Polynomials form a system similar to the system of integers.
The focus of this page is on the relationship between polynomials and integers.
The numbers that we use everyday belong to the decimal number system, or base 10 system.
Every value in our system is based on the number 10. The origins of the use of base 10 are most likely connected with finger counting.
In elementary school, "Base 10 Blocks" are used to help students understand that our numbers (integers in this case) are based upon powers of 10.
The number shown at the right is 1,111.
1000 + 100 + 10 + 1 = 1111
1 x 1000 + 1 x 100 + 1 x 10 + 1x1 = 1111
1 • 10³ + 1 • 10² + 1 • 10¹ + 1 • 10° = 1111
The "grouping" blocks of 10's, 100's, and 1000's make representing large quantities easier. They are also the points at which the powers of 10 increase. 

Let's consider "our" number 372.
Since we know that this number is a base 10 number, we know:
372 = 3 x 100 + 7 x 10 + 2 x 1
372 = 3 • 10^{2} + 7 • 10^{1} + 2 • 10^{0}

But ... what if we did NOT know that this number was base 10? Since we commonly deal with unknowns in Algebra by using "x", let's replace the base value with an "x":
3 • 10^{2} + 7 • 10^{1} + 2 • 10^{0}
3 • x^{2} + 7 • x^{1} + 2 • x^{0}



We just created a polynomialtype value: 3x^{2} + 7x + 2.
Polynomials may be thought of as representing values in base "x".
While "Base 10 Blocks" offer a visual presentation of base 10, "Algebra Tiles" are used for a visual presentation of base x, with each differentstyle tile representing a power of x.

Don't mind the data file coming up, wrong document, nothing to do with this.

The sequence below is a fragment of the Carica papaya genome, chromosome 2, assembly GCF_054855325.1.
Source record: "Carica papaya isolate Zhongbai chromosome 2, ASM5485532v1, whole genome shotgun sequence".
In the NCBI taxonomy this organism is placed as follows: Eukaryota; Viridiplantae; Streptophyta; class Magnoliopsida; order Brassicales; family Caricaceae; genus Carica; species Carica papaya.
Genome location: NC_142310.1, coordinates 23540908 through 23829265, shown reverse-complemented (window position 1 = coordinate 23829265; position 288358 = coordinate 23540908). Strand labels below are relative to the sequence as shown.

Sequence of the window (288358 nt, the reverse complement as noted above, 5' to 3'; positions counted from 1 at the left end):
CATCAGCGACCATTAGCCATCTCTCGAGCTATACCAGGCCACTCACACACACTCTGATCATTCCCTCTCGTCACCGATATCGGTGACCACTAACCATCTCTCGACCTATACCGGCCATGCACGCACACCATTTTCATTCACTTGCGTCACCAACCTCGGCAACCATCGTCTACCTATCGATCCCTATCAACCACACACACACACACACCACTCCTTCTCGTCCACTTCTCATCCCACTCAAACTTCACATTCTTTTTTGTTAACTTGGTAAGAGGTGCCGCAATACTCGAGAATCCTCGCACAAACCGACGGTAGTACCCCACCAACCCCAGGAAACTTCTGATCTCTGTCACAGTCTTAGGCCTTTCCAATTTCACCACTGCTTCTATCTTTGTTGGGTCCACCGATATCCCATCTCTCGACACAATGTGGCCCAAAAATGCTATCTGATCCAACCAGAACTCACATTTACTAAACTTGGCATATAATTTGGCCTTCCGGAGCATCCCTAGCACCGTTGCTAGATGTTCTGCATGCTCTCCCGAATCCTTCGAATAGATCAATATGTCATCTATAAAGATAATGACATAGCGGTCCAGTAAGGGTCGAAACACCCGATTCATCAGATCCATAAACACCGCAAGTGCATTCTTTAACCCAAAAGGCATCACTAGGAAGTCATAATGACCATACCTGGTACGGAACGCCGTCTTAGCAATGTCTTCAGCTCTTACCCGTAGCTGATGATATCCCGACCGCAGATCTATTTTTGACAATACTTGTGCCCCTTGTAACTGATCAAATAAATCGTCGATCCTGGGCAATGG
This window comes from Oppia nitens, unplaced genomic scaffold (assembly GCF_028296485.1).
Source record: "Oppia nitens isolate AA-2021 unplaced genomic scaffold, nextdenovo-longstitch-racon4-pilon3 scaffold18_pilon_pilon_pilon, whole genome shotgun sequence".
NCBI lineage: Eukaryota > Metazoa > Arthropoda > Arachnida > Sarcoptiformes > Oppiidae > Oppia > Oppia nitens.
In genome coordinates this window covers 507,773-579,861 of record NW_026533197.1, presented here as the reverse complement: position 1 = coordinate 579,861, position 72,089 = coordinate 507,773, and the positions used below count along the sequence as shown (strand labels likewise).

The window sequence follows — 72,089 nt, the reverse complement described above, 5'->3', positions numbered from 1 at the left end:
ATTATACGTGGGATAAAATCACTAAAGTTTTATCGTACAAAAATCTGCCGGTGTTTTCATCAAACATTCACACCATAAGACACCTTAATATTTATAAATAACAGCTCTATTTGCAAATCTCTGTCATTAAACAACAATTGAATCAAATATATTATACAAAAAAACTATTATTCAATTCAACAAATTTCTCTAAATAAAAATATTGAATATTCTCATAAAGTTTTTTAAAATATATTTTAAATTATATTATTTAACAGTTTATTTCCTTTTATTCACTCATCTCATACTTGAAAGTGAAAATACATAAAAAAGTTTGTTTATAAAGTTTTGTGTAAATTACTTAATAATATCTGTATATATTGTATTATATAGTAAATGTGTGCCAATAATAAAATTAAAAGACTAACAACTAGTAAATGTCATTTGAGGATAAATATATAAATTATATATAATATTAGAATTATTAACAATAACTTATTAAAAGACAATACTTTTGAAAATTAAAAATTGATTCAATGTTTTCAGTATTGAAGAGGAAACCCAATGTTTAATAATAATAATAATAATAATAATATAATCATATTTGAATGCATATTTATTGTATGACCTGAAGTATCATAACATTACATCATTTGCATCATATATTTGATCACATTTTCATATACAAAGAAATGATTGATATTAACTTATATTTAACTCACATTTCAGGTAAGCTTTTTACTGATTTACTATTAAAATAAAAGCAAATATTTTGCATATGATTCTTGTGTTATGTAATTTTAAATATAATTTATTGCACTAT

(Cubes are used for x³ and red tiles are used for negative values.)
View this slideshow to see Algebra Tiles at work.


3x^{2} + 7x + 2 is represented as: 

Please Note: This discussion compares polynomials to the system of integers (not the system of real numbers). When working with number bases, it is possible to represent "decimals" within the base being discussed. For example, in base 10, the number 12.5 = 1 x 10^{1} + 2 x 10^{0} + 5 x 10^{1}.
This idea of representing "decimals" does not apply to polynomials in base "x", since polynomials do not allow the base value to be raised to a negative exponent. Thus, the polynomial comparison is to the system of integers only.
FYI: While we know and love base 10 values, there are other number bases at work around us. Base 2 (binary number system) and base 16 (hexadecimal number system) are frequently used in computer science. Even the numbers used to specify the colors you see on this html web page use a hexadecimal system ("000000" is black and "ffffff" is white). Yes, there are letters in the hexadecimal system.
(For more information about working with number bases, view:
number bases; converting from base 10; converting to base 10; converting via base 10.)
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